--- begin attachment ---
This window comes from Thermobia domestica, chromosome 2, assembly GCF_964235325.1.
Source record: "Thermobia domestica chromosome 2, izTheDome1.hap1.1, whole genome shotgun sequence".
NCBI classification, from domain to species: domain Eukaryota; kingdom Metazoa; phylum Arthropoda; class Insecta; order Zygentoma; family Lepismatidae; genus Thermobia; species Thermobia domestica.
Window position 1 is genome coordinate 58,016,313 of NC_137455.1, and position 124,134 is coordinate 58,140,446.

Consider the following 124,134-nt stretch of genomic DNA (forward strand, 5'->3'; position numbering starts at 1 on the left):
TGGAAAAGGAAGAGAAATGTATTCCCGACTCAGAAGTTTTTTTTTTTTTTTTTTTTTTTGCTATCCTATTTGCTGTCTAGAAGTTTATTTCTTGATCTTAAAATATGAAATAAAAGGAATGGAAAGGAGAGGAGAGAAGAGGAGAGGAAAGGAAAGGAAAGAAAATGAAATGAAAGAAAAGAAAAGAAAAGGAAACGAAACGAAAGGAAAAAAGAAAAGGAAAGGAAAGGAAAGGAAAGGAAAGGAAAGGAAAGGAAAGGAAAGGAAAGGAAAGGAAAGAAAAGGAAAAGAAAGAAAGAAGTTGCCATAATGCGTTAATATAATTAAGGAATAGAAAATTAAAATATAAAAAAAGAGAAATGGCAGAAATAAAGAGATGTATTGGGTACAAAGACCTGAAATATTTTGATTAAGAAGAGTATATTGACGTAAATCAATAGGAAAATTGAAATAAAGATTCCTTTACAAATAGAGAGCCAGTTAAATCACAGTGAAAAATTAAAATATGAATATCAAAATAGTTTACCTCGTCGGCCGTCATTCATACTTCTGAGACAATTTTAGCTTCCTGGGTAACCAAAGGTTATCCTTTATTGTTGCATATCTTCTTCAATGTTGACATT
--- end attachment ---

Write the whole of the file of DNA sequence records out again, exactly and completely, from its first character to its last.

This window comes from Thermobia domestica, chromosome 2, assembly GCF_964235325.1.
Source record: "Thermobia domestica chromosome 2, izTheDome1.hap1.1, whole genome shotgun sequence".
NCBI classification, from domain to species: domain Eukaryota; kingdom Metazoa; phylum Arthropoda; class Insecta; order Zygentoma; family Lepismatidae; genus Thermobia; species Thermobia domestica.
Window position 1 is genome coordinate 58,016,313 of NC_137455.1, and position 124,134 is coordinate 58,140,446.

Consider the following 124,134-nt stretch of genomic DNA (forward strand, 5'->3'; position numbering starts at 1 on the left):
TGGAAAAGGAAGAGAAATGTATTCCCGACTCAGAAGTTTTTTTTTTTTTTTTTTTTTTTGCTATCCTATTTGCTGTCTAGAAGTTTATTTCTTGATCTTAAAATATGAAATAAAAGGAATGGAAAGGAGAGGAGAGAAGAGGAGAGGAAAGGAAAGGAAAGAAAATGAAATGAAAGAAAAGAAAAGAAAAGGAAACGAAACGAAAGGAAAAAAGAAAAGGAAAGGAAAGGAAAGGAAAGGAAAGGAAAGGAAAGGAAAGGAAAGGAAAGGAAAGGAAAGAAAAGGAAAAGAAAGAAAGAAGTTGCCATAATGCGTTAATATAATTAAGGAATAGAAAATTAAAATATAAAAAAAGAGAAATGGCAGAAATAAAGAGATGTATTGGGTACAAAGACCTGAAATATTTTGATTAAGAAGAGTATATTGACGTAAATCAATAGGAAAATTGAAATAAAGATTCCTTTACAAATAGAGAGCCAGTTAAATCACAGTGAAAAATTAAAATATGAATATCAAAATAGTTTACCTCGTCGGCCGTCATTCATACTTCTGAGACAATTTTAGCTTCCTGGGTAACCAAAGGTTATCCTTTATTGTTGCATATCTTCTTCAATGTTGACATT